If I had to pick a dominant flavor of this jerky I'd give it to that datil sauce. I'm not sure that it's stronger than the other flavors, but it just contrasts nicely against the others. It has a tanginess to it, perhaps from a vinegar component, as well as a tomatoey flavor, and a light chile pepper flavor. Unlike the Datil Pepper variety I reviewed earlier, this Teriyaki variety has very little burn.
The natural meat flavors are light overall, but still easily noticeable. There's a smokiness in that meat flavor, and a flavor similar to a steak cooked medium-rare. I also pick up some fatty flavor, more like an "aged" fatty flavor, due to the visible streaks of fat and connective tissues in this jerky.
The soy sauce flavor, aside from the teriyaki, becomes more noticeable towards the latter end of chewing, as I extract out the juices.
The saltiness seems to have a moderate flavor intensity.
Overall, what you'll taste in this are several flavors competing against each other, the datil sauce, with its tomato, vinegar, and chile pepper flavors, a light teriyaki flavor, a light meat flavor with some smokiness, and a soy sauce flavor towards the end.
These appear to be slices of whole meat, sliced medium to thick, and in small to medium sized pieces.
This is a semi-moist jerky, very flexible, but still cracking open easily. Tearing pieces apart with my fingers require some effort due to a lot of stringy sinews holding the meat together. Chewing is actually easy, though still encountering a lot of unchewable wads of tissue.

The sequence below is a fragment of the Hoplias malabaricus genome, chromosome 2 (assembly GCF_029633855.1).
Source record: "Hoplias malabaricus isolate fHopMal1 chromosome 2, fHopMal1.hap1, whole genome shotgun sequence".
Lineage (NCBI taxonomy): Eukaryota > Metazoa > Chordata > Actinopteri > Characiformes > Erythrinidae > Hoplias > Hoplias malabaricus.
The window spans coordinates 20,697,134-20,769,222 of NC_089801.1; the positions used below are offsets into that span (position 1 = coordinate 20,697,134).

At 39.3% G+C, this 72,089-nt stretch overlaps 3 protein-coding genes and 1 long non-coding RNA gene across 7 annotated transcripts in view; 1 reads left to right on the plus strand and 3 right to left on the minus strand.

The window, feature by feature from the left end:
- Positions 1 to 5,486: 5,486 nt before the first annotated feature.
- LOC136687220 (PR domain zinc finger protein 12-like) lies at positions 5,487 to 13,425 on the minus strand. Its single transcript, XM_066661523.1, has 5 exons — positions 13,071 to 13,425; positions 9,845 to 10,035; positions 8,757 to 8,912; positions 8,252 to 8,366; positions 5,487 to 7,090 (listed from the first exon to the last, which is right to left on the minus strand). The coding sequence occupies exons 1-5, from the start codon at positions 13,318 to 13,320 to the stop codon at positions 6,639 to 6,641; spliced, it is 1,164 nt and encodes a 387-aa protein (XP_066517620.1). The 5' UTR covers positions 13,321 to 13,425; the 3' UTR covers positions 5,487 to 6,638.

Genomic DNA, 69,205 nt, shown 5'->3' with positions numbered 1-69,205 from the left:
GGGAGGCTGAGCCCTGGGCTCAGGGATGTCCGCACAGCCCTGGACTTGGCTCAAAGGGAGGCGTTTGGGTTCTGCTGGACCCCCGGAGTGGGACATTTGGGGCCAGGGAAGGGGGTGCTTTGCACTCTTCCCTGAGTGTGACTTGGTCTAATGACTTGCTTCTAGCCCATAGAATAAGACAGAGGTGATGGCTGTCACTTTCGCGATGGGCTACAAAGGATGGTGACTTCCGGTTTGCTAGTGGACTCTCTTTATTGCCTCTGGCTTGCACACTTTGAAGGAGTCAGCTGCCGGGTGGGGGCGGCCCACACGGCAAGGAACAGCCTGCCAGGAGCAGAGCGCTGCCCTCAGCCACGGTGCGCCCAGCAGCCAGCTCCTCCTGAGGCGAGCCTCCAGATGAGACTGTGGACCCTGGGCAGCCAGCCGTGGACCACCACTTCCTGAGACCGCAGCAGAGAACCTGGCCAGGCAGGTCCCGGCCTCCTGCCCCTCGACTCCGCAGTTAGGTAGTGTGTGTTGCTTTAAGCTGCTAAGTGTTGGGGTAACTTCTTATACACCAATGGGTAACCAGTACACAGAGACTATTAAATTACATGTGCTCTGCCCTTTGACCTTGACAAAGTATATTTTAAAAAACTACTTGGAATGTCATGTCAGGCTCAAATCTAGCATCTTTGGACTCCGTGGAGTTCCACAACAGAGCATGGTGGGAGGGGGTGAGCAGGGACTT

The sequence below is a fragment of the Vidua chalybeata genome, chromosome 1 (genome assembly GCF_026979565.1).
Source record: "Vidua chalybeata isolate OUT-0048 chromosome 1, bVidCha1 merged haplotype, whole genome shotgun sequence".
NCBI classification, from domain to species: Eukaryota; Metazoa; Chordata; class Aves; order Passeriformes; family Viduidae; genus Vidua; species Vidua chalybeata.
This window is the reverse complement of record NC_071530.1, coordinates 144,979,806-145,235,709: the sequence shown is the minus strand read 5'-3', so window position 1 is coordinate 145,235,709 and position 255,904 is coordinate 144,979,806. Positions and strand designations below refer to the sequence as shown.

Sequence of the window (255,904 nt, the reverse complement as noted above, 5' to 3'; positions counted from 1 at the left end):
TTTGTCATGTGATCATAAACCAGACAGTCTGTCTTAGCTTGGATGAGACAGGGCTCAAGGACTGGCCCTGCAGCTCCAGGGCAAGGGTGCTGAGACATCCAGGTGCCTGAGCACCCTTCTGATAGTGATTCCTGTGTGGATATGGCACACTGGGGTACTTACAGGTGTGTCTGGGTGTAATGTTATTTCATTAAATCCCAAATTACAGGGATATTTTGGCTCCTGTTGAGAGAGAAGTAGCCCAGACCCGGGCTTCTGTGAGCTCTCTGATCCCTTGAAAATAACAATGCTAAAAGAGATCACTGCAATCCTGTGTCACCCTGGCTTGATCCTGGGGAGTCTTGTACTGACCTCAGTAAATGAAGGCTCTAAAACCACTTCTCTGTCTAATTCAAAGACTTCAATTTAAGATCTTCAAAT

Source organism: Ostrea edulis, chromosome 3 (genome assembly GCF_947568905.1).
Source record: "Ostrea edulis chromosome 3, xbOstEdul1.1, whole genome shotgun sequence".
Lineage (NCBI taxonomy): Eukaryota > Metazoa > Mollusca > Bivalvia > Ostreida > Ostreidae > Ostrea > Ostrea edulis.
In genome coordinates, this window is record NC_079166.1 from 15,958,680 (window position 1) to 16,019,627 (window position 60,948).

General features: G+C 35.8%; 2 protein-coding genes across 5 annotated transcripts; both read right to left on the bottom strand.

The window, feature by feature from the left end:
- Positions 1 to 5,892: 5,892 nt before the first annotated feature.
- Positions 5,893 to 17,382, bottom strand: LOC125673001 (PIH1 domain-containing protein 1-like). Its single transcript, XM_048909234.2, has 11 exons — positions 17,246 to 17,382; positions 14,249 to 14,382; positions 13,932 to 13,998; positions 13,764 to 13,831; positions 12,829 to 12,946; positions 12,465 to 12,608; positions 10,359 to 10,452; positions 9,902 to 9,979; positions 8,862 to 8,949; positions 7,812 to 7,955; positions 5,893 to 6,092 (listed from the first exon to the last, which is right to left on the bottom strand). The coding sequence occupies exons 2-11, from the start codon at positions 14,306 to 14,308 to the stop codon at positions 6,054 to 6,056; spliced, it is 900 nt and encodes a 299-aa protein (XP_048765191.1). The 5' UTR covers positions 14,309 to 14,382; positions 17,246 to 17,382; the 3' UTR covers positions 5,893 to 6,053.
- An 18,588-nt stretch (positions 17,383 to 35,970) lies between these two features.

The chewing texture starts out feeling very soft and tender, and easily chews down to a soft mass. At that point, it has a very steak-like chewing texture, similar to a steak cooked medium. There's a little bit of mushiness here and there.
Most of these pieces have some visible streaks of fat, and there's also a fair amout of chewy connective tissues that create a rubbery chew. I also find a good deal of other stringy tissues that remain in mouth as unchewable wads.
Otherwise, it's pretty clean eating, no residue picking up on my fingertips, and no fragments flying off as I tear pieces apart.